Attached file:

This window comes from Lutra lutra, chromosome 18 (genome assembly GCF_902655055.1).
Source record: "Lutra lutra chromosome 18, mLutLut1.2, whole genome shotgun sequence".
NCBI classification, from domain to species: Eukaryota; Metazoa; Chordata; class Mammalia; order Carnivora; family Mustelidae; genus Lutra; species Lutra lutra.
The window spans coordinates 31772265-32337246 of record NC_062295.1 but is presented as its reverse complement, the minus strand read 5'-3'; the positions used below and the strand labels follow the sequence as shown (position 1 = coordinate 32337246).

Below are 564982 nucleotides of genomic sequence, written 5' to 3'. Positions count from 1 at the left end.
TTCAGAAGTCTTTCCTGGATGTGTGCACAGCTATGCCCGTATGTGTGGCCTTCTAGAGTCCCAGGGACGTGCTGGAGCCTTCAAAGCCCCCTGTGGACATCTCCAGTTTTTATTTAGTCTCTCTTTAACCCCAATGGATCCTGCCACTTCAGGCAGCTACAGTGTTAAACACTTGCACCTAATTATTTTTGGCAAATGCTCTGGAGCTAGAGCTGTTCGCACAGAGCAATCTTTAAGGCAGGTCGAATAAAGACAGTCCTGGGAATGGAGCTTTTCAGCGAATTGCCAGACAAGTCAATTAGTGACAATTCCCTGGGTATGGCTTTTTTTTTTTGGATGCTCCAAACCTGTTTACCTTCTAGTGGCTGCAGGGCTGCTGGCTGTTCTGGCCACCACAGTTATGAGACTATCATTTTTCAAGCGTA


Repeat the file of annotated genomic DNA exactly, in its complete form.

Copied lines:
This window comes from Lutra lutra, chromosome 18 (genome assembly GCF_902655055.1).
Source record: "Lutra lutra chromosome 18, mLutLut1.2, whole genome shotgun sequence".
NCBI classification, from domain to species: Eukaryota; Metazoa; Chordata; class Mammalia; order Carnivora; family Mustelidae; genus Lutra; species Lutra lutra.
The window spans coordinates 31772265-32337246 of record NC_062295.1 but is presented as its reverse complement, the minus strand read 5'-3'; the positions used below and the strand labels follow the sequence as shown (position 1 = coordinate 32337246).

Below are 564982 nucleotides of genomic sequence, written 5' to 3'. Positions count from 1 at the left end.
TTCAGAAGTCTTTCCTGGATGTGTGCACAGCTATGCCCGTATGTGTGGCCTTCTAGAGTCCCAGGGACGTGCTGGAGCCTTCAAAGCCCCCTGTGGACATCTCCAGTTTTTATTTAGTCTCTCTTTAACCCCAATGGATCCTGCCACTTCAGGCAGCTACAGTGTTAAACACTTGCACCTAATTATTTTTGGCAAATGCTCTGGAGCTAGAGCTGTTCGCACAGAGCAATCTTTAAGGCAGGTCGAATAAAGACAGTCCTGGGAATGGAGCTTTTCAGCGAATTGCCAGACAAGTCAATTAGTGACAATTCCCTGGGTATGGCTTTTTTTTTTTGGATGCTCCAAACCTGTTTACCTTCTAGTGGCTGCAGGGCTGCTGGCTGTTCTGGCCACCACAGTTATGAGACTATCATTTTTCAAGCGTA